Resources

Policy brief – Reconciliation, reform and resilience: Positive peace for Lebanon

Jul 2012
A fundamentally different approach is needed to transform precarious stability in Lebanon into durable peace. Repeated outbreaks of political violence since the 1989 Taif Peace Accord show that Lebanon’s model of power sharing and liberal economic growth, while widely praised, has in reality failed to deliver a noticeable peace dividend. This 6-page policy brief summarises the findings of Accord 24 and sets out 10 priorities for change.

Reaching the 1985 Nairobi Agreement (2002)

Protracted conflict, elusive peace: Initiatives to end the violence in northern Uganda
Dec 2010
Bethuel Kiplagat reviews the structure, agenda and failings of the Kenyan-mediated talks that led to the unsuccessful Nairobi peace agreement of December 1985 between the military government of Uganda and the NRM/A.

The Brussels 'backstage' of the Aceh peace process

Reconfiguring politics: The Indonesia-Aceh peace process
Sep 2008
Accord Aceh: The Brussels 'backstage' of the Aceh peace process
Herrberg's unique insight into the EU's Aceh Monitoring Mission describes how Brussels came to contribute to the peace process in Aceh. She draws a number of lessons regarding inter-governmental partnerships with NGOs in peacebuilding, and investing in mediation support capacity.

Reconfiguring politics: The Indonesia-Aceh peace process

Reconfiguring politics: The Indonesia-Aceh peace process
Sep 2008
Reconfiguring politics: the Indonesia-Aceh peace process, edited by Aguswandi and Judith Large, analyses developments leading to the signing of the Memorandum of Understanding between the Indonesian government and the Free Aceh Movement (GAM) in August 2005, and how this agreement has been put into practice.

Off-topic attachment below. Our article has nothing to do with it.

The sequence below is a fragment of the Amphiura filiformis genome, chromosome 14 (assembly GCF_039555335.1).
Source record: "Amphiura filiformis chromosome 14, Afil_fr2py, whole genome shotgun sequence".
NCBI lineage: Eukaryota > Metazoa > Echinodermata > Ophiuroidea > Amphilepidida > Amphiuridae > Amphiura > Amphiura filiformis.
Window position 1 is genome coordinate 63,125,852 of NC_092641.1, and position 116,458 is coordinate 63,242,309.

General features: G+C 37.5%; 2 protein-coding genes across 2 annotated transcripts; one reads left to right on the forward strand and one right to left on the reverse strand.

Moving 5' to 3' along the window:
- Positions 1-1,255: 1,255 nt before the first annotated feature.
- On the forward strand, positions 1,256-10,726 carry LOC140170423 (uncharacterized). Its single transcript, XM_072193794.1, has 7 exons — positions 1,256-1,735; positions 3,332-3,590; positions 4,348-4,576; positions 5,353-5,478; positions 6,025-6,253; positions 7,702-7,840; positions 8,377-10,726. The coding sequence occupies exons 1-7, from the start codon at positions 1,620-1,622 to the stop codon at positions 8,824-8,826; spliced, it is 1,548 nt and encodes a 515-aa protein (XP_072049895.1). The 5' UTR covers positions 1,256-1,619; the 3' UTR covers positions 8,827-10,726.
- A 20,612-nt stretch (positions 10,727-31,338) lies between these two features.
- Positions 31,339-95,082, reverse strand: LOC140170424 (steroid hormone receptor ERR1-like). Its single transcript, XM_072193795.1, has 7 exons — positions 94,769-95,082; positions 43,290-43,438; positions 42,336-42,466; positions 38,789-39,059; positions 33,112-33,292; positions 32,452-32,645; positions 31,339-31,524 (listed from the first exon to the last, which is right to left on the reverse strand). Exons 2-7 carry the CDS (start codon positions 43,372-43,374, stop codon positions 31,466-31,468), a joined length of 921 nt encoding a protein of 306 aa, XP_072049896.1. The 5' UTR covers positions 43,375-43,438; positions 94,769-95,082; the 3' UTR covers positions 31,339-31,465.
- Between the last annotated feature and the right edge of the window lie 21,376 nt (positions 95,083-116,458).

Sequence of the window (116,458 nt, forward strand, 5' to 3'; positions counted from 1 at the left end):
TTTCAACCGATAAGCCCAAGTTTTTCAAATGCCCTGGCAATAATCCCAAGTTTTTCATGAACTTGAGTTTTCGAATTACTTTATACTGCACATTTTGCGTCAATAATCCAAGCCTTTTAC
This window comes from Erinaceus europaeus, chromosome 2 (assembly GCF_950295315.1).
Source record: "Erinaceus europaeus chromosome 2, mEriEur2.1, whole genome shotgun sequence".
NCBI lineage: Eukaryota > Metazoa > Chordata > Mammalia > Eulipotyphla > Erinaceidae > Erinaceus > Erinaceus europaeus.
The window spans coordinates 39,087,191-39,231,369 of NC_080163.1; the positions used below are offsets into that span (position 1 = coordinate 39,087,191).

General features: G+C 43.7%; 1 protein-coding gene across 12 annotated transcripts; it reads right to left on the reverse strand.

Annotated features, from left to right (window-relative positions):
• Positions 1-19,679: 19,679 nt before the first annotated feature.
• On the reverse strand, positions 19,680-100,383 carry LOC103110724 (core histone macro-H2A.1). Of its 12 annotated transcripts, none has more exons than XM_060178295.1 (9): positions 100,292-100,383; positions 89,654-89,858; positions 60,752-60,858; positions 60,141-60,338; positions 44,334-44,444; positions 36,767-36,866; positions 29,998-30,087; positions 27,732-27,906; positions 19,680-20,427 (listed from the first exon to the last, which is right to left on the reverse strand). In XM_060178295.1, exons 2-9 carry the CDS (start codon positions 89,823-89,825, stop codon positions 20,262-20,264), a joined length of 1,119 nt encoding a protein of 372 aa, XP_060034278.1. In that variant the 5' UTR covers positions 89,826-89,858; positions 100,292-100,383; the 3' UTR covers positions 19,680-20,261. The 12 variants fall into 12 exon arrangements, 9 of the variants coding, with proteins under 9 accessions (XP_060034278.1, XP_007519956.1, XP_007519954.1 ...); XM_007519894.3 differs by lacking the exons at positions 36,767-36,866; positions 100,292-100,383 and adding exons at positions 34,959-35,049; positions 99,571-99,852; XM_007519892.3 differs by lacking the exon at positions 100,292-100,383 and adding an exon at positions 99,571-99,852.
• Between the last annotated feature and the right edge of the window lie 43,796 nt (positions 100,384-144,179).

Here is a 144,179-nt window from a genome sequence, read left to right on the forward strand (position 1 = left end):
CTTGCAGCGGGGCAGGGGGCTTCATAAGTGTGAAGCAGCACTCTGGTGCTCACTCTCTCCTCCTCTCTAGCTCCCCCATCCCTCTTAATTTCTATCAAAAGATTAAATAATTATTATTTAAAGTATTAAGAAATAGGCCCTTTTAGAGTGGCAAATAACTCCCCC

Reconfiguring politics: The Indonesia-Aceh peace process (Indonesian)

Sep 2008
Reconfiguring politics: the Indonesia-Aceh peace process, edited by Aguswandi and Judith Large, analyses developments leading to the signing of the Memorandum of Understanding between the Indonesian government and the Free Aceh Movement (GAM) in August 2005, and how this agreement has been put into practice.

Powers of persuasion: Incentives, sanctions and conditionality in peacemaking

Feb 2008
Faced with the problem of how to respond to the challenges of intra-state armed conflict, international policymakers often turn to incentives, sanctions and conditionality in the hope that these tools can alter the conflict dynamics and influence the protagonists' behaviour. Drawing on case studies from around the world, Accord issue 19 suggests that while these instruments have in some cases helped tip the balance towards settlement, in many others they been ineffective, incoherent or subsumed into the dynamics of the conflict.

Peace by piece: Addressing Sudan’s conflicts

Dec 2006
Accord 18 focuses on Sudan and asks which issues were excluded from the process leading to the signing of the Comprehensive Peace Agreement. It suggests that future initiatives must be more inclusive and better coordinated.

Peace by piece: Addressing Sudan’s conflicts (Arabic: Part 1)

Dec 2006
Accord 18 focuses on Sudan and asks which issues were excluded from the process leading to the signing of the Comprehensive Peace Agreement. It suggests that future initiatives must be more inclusive and better coordinated.

Peace by piece: Addressing Sudan’s conflicts (Arabic: Part 2)

Dec 2006
Accord 18 focuses on Sudan and asks which issues were excluded from the process leading to the signing of the Comprehensive Peace Agreement. It suggests that future initiatives must be more inclusive and better coordinated.

From military peace to social justice? The Angolan peace process

Oct 2004

From military peace to social justice? The Angolan peace process (Accord issue 15, 2004) asks ‘what next?’ for a nation that has secured a ‘military peace’ but still faces huge challenges in post-conflict peacebuilding and a secessionist war in Cabinda. It provides lessons from Angola’s history of conflict and peacemaking, and reviews past peace processes and the roles played by Angolan civil society, institutions such as the United Nations and foreign governments.

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